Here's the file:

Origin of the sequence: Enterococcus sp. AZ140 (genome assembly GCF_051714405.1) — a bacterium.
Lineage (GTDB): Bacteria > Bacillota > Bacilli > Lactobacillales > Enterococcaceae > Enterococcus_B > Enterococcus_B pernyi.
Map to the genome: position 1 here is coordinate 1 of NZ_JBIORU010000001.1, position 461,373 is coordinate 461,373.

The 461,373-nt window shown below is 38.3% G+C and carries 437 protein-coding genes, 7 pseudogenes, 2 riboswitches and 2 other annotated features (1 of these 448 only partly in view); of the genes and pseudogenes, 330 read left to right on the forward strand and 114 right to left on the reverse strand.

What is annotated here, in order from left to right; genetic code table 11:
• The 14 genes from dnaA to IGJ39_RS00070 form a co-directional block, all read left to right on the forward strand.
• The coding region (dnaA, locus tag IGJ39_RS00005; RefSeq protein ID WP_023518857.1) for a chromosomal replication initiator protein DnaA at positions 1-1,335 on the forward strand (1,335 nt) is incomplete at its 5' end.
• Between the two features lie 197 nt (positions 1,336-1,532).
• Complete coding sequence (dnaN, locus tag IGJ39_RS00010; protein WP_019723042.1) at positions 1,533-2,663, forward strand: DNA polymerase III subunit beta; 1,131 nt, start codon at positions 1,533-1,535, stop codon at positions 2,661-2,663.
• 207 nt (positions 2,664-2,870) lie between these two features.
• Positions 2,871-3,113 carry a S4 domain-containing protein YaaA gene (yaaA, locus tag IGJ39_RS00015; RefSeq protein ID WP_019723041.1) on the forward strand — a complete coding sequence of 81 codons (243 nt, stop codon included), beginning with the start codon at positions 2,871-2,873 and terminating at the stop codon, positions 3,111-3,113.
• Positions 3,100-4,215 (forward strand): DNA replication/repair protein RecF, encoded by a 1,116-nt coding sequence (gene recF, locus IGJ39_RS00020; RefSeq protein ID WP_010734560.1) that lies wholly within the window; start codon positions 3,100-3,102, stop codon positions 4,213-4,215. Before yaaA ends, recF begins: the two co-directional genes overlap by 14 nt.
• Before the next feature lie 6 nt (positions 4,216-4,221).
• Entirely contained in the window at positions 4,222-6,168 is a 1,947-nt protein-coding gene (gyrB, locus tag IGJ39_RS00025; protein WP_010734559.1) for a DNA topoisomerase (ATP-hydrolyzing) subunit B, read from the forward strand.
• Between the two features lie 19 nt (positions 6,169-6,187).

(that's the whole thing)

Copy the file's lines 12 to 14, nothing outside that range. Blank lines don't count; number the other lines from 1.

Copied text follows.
• Positions 3,100-4,215 (forward strand): DNA replication/repair protein RecF, encoded by a 1,116-nt coding sequence (gene recF, locus IGJ39_RS00020; RefSeq protein ID WP_010734560.1) that lies wholly within the window; start codon positions 3,100-3,102, stop codon positions 4,213-4,215. Before yaaA ends, recF begins: the two co-directional genes overlap by 14 nt.
• Before the next feature lie 6 nt (positions 4,216-4,221).
• Entirely contained in the window at positions 4,222-6,168 is a 1,947-nt protein-coding gene (gyrB, locus tag IGJ39_RS00025; protein WP_010734559.1) for a DNA topoisomerase (ATP-hydrolyzing) subunit B, read from the forward strand.